Along with being great conversation starters, meta-communications can be used in the middle of conversations. For example, you might say, “I feel like I’m not getting my point across clearly. Let me try again.” Or, “I feel like we’re both getting defensive and I don’t want the conversation to be like this.” I often tell my clients that whenever they’re all up in their head in the middle of a conversation, it’s probably time to meta-communicate.


What’s the hardest-to-crack myth you’ve encountered in your work?


There are so many sex myths that are hard to crack—including the idea that simultaneous orgasms are the ideal; that vibrators are addictive or will “replace” a partner; and that sex is an innate skill that we shouldn’t have to learn.

But, the one I get the most resistance to is the idea that sex should be spontaneous. Let me bust this right now: Imagine getting dressed to go out for a date or to a party where you know a hot guy/woman you want to get with is going to be. You take a shower, put on your sexy underwear, maybe spray on perfume, and then you put your best flirt on all night long. You make eye contact, touch their arm, etc. And lo and behold, you end up having sex at the end of the night. If you think about it, this is actually well-orchestrated sex, not spur-of-the-moment sex. Once you realize this and let go of the unrealistic notion that sex should be spontaneous, it opens the door to helpful talks that occur before a sexual encounter. These talks are useful because, unlike in the movies, one partner may want to have sex and the other may want to study for an exam, complete a work project, or just go to sleep. Indeed, while the movies don’t portray it as romantic, talking about both if, and what you want to do, before doing it, is perfectly normal—despite the insidious spontaneous-sex myth.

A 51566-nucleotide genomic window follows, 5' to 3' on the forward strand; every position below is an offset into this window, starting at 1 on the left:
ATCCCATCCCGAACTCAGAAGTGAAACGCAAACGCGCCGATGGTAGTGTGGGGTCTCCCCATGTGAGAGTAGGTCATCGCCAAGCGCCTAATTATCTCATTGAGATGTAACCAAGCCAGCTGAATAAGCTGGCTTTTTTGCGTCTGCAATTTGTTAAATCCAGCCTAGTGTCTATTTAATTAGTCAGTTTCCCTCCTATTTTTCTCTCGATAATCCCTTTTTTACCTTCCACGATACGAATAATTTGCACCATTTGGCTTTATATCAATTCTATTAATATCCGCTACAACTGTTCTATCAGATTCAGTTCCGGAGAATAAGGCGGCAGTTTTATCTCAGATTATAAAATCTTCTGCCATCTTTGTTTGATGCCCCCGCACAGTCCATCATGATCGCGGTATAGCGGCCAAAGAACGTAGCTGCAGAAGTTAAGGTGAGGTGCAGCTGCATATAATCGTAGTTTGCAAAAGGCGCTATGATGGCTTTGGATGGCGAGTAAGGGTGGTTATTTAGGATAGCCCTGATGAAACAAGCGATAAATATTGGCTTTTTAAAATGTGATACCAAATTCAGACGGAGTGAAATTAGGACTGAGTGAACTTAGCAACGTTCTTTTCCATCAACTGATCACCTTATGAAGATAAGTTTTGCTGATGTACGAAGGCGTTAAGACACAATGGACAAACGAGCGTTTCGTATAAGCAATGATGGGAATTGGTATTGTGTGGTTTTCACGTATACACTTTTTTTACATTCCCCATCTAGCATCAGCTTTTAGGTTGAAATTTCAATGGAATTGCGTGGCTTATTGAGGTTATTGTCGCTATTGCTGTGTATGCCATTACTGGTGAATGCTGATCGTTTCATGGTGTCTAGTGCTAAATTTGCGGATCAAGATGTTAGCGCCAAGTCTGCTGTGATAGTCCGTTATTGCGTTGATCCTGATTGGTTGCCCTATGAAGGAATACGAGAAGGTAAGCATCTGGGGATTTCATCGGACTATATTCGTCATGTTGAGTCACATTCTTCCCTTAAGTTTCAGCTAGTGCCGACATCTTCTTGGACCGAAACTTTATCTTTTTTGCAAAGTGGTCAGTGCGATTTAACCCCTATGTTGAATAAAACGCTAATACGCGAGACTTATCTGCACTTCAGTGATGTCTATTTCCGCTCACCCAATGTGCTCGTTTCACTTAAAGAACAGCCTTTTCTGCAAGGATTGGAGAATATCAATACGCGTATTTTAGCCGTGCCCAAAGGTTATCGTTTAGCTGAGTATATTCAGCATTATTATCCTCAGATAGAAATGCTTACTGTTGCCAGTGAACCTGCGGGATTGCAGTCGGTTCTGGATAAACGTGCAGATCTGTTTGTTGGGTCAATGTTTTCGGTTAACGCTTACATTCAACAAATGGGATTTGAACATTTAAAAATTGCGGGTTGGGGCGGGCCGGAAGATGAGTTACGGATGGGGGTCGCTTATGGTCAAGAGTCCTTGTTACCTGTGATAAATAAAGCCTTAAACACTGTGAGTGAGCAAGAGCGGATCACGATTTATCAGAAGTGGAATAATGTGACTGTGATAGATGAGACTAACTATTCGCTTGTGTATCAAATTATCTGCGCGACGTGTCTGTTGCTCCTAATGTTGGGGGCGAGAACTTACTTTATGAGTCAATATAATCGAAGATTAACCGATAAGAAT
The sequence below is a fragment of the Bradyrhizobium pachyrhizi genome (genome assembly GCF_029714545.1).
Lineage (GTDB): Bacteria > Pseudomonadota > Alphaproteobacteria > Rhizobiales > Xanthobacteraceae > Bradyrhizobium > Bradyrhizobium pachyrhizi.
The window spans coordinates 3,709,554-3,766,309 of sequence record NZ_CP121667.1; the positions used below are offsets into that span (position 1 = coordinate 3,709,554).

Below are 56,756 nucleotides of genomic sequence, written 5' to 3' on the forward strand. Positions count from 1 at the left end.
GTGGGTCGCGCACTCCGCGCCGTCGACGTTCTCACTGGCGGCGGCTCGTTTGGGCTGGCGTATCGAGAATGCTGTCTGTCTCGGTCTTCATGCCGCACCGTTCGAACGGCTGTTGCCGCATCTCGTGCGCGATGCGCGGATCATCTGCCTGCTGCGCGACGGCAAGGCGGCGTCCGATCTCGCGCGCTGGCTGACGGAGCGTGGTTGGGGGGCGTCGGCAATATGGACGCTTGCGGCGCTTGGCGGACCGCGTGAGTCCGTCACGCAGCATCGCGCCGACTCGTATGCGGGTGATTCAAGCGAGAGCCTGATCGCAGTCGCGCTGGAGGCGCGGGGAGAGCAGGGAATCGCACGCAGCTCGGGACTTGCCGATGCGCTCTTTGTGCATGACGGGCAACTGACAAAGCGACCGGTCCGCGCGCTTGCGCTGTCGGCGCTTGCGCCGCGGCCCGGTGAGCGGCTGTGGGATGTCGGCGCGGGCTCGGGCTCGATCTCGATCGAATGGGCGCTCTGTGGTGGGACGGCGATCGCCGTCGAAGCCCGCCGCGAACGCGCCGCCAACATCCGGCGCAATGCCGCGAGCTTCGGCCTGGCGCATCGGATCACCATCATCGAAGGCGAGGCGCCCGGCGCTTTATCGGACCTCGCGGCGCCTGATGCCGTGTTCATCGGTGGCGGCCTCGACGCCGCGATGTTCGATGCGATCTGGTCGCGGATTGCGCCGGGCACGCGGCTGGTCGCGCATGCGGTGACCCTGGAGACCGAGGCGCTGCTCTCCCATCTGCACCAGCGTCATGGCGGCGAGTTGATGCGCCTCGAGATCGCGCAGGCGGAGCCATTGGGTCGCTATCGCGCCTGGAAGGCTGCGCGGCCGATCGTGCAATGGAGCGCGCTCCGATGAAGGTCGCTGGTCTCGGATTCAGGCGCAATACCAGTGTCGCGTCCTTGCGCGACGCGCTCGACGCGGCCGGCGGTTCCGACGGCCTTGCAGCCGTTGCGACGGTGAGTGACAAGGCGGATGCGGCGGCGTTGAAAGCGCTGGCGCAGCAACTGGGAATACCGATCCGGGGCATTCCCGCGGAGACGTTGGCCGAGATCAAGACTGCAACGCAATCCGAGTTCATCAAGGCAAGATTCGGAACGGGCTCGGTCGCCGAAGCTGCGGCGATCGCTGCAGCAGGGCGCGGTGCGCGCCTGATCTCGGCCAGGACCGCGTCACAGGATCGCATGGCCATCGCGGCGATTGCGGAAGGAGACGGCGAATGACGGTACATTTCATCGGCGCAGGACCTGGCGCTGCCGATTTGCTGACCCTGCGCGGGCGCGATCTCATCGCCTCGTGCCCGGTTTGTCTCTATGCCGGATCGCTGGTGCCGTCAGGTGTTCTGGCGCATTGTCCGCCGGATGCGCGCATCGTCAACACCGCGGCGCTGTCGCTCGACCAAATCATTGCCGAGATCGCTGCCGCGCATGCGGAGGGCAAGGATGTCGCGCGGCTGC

“There are so many sex myths that are hard to crack…But, the one I get the most resistance to is the idea that sex should be spontaneous.”

I try, through my work, to unravel these and other myths with scientific evidence. Really, that’s my ultimate goal and life’s work—helping people live fuller, richer, and more sexually pleasurable lives through the art and science of psychology.

Dr. Laurie Mintz is a therapist, professor, and speaker whose latest book, the sex-positive Becoming Cliterate: Why Orgasm Equality Matters and How to Get It, focuses on female sexual pleasure. Mintz has authored more than fifty research articles in academic journals, as well as A Tired Woman’s Guide to Passionate Sex, and writes a Psychology Today blog, Stress and Sex. She is a tenured professor at the University of Florida, where she teaches the Psychology of Human Sexuality, and has maintained a small private practice for more than twenty-five years.